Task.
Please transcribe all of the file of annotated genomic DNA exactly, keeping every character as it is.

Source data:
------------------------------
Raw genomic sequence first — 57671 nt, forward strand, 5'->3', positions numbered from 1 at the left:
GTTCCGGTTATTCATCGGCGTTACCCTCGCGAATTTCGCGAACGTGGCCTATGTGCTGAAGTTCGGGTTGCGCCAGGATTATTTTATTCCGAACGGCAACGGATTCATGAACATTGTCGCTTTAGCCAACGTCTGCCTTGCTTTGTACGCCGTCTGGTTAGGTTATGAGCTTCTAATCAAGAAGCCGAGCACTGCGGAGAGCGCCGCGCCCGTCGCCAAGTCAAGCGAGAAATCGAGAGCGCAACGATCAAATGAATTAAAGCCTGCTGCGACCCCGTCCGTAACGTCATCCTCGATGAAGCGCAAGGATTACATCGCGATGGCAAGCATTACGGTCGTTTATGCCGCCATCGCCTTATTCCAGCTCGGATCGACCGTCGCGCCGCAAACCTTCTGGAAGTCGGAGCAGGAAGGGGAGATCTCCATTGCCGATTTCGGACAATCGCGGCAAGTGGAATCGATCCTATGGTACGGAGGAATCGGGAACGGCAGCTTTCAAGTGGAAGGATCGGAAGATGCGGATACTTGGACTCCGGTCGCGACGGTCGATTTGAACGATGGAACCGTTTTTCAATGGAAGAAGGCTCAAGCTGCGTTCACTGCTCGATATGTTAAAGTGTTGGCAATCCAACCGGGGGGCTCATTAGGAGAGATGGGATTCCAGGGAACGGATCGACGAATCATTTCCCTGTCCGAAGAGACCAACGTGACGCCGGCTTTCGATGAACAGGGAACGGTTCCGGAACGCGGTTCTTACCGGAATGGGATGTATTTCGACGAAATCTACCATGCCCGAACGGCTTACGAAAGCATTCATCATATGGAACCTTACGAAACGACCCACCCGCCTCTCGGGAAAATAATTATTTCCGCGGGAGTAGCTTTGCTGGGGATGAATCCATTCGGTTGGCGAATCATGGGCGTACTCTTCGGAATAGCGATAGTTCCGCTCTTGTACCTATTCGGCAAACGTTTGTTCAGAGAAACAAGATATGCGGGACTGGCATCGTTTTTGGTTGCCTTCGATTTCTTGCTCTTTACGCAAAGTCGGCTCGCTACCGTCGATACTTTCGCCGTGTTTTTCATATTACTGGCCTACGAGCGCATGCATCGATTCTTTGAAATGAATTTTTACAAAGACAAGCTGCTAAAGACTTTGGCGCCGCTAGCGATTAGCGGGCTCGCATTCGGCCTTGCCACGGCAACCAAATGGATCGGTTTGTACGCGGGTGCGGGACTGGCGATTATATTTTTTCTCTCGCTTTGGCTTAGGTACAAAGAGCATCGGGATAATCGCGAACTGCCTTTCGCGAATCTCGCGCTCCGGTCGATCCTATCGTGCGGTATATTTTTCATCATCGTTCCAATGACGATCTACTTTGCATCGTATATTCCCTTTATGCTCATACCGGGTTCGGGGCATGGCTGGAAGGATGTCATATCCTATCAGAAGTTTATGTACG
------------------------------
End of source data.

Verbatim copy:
Raw genomic sequence first — 57671 nt, forward strand, 5'->3', positions numbered from 1 at the left:
GTTCCGGTTATTCATCGGCGTTACCCTCGCGAATTTCGCGAACGTGGCCTATGTGCTGAAGTTCGGGTTGCGCCAGGATTATTTTATTCCGAACGGCAACGGATTCATGAACATTGTCGCTTTAGCCAACGTCTGCCTTGCTTTGTACGCCGTCTGGTTAGGTTATGAGCTTCTAATCAAGAAGCCGAGCACTGCGGAGAGCGCCGCGCCCGTCGCCAAGTCAAGCGAGAAATCGAGAGCGCAACGATCAAATGAATTAAAGCCTGCTGCGACCCCGTCCGTAACGTCATCCTCGATGAAGCGCAAGGATTACATCGCGATGGCAAGCATTACGGTCGTTTATGCCGCCATCGCCTTATTCCAGCTCGGATCGACCGTCGCGCCGCAAACCTTCTGGAAGTCGGAGCAGGAAGGGGAGATCTCCATTGCCGATTTCGGACAATCGCGGCAAGTGGAATCGATCCTATGGTACGGAGGAATCGGGAACGGCAGCTTTCAAGTGGAAGGATCGGAAGATGCGGATACTTGGACTCCGGTCGCGACGGTCGATTTGAACGATGGAACCGTTTTTCAATGGAAGAAGGCTCAAGCTGCGTTCACTGCTCGATATGTTAAAGTGTTGGCAATCCAACCGGGGGGCTCATTAGGAGAGATGGGATTCCAGGGAACGGATCGACGAATCATTTCCCTGTCCGAAGAGACCAACGTGACGCCGGCTTTCGATGAACAGGGAACGGTTCCGGAACGCGGTTCTTACCGGAATGGGATGTATTTCGACGAAATCTACCATGCCCGAACGGCTTACGAAAGCATTCATCATATGGAACCTTACGAAACGACCCACCCGCCTCTCGGGAAAATAATTATTTCCGCGGGAGTAGCTTTGCTGGGGATGAATCCATTCGGTTGGCGAATCATGGGCGTACTCTTCGGAATAGCGATAGTTCCGCTCTTGTACCTATTCGGCAAACGTTTGTTCAGAGAAACAAGATATGCGGGACTGGCATCGTTTTTGGTTGCCTTCGATTTCTTGCTCTTTACGCAAAGTCGGCTCGCTACCGTCGATACTTTCGCCGTGTTTTTCATATTACTGGCCTACGAGCGCATGCATCGATTCTTTGAAATGAATTTTTACAAAGACAAGCTGCTAAAGACTTTGGCGCCGCTAGCGATTAGCGGGCTCGCATTCGGCCTTGCCACGGCAACCAAATGGATCGGTTTGTACGCGGGTGCGGGACTGGCGATTATATTTTTTCTCTCGCTTTGGCTTAGGTACAAAGAGCATCGGGATAATCGCGAACTGCCTTTCGCGAATCTCGCGCTCCGGTCGATCCTATCGTGCGGTATATTTTTCATCATCGTTCCAATGACGATCTACTTTGCATCGTATATTCCCTTTATGCTCATACCGGGTTCGGGGCATGGCTGGAAGGATGTCATATCCTATCAGAAGTTTATGTACG